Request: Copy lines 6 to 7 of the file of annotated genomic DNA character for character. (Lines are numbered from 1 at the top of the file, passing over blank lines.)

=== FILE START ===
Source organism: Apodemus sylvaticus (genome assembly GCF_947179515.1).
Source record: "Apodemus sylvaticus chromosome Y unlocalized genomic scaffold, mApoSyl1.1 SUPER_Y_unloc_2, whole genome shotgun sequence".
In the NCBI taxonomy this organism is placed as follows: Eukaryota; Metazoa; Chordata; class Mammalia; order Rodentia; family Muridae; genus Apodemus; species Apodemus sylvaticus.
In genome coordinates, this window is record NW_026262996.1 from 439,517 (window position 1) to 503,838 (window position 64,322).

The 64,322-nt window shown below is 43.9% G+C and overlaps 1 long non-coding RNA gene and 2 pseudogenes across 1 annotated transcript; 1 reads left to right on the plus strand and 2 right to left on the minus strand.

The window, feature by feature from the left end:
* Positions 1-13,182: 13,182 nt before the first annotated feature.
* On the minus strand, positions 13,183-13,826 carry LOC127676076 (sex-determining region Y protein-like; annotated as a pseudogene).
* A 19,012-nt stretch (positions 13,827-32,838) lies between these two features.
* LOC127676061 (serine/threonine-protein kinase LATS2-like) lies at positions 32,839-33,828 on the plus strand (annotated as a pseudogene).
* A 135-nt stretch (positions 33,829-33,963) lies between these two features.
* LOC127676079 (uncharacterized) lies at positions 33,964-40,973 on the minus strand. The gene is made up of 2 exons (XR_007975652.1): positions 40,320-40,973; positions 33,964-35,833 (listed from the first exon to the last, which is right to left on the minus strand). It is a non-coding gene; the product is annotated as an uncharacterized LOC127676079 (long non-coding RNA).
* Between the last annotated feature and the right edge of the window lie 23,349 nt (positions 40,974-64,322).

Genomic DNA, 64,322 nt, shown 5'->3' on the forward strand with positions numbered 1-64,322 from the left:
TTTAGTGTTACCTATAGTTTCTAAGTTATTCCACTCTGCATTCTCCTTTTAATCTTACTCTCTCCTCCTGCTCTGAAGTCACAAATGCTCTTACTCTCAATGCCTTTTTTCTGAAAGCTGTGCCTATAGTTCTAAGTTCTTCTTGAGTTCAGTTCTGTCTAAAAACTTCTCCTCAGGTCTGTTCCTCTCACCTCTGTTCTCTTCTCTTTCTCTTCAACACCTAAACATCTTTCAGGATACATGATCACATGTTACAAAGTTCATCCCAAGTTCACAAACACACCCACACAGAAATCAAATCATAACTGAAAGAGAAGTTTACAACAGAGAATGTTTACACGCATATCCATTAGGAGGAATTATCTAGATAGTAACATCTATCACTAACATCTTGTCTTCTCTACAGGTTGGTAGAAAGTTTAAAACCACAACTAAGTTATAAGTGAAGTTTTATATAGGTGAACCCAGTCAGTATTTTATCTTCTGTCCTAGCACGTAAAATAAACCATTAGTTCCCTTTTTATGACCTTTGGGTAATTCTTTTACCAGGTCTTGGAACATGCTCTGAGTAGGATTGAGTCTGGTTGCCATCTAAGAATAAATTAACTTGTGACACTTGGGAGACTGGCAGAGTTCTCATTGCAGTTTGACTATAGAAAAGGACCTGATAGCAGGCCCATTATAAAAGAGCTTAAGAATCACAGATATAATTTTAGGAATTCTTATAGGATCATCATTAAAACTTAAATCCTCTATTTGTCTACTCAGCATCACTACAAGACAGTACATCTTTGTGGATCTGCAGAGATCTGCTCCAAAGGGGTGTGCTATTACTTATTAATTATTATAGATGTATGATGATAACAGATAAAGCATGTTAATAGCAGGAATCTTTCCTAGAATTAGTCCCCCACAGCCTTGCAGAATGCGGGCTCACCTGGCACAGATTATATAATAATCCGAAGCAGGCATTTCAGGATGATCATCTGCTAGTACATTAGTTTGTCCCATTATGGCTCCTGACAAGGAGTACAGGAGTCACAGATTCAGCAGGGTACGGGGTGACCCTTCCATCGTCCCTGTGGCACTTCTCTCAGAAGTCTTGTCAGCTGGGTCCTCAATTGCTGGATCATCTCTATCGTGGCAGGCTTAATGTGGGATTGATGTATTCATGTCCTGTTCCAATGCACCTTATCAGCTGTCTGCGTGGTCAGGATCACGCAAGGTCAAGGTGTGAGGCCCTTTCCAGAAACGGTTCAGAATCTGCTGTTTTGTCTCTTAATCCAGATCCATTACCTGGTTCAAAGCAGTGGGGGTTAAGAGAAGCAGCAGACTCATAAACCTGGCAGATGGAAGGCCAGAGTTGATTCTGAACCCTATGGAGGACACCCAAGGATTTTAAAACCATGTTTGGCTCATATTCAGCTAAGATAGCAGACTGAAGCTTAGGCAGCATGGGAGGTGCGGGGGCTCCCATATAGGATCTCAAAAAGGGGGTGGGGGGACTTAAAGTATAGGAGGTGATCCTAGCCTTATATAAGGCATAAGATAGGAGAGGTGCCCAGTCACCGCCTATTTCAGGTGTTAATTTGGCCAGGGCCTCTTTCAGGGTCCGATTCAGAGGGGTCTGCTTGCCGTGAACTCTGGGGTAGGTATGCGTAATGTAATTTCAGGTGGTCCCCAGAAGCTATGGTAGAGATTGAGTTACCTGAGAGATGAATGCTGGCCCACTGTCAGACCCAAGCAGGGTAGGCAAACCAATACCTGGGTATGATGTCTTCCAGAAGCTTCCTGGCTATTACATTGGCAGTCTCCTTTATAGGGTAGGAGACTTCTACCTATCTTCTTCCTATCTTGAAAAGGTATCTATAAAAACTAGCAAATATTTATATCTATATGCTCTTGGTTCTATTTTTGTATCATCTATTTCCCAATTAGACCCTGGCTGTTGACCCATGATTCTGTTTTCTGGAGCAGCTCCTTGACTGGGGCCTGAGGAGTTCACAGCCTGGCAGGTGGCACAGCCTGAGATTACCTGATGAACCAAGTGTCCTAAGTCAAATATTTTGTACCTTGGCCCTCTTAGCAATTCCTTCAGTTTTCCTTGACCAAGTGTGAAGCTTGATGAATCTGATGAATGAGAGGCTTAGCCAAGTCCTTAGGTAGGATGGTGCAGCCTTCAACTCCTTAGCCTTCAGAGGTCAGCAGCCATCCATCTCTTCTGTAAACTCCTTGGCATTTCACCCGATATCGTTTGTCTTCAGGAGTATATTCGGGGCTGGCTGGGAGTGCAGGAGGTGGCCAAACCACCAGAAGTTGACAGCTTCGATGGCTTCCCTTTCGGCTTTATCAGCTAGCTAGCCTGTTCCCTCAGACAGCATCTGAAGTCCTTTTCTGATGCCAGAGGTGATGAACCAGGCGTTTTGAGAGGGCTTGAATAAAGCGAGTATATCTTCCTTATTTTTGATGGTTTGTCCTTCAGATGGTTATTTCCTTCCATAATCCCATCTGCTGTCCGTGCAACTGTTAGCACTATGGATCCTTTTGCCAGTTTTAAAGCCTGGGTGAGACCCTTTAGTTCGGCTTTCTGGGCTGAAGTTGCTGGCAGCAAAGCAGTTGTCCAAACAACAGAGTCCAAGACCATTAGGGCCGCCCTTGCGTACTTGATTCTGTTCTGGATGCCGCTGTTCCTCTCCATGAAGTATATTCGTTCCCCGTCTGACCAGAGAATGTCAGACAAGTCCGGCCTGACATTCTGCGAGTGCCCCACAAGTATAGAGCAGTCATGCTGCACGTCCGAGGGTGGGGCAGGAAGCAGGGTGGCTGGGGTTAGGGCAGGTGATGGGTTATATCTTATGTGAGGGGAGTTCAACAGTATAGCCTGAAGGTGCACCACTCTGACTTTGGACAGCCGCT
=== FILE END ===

The window, feature by feature from the left end:
* Positions 1-13,182: 13,182 nt before the first annotated feature.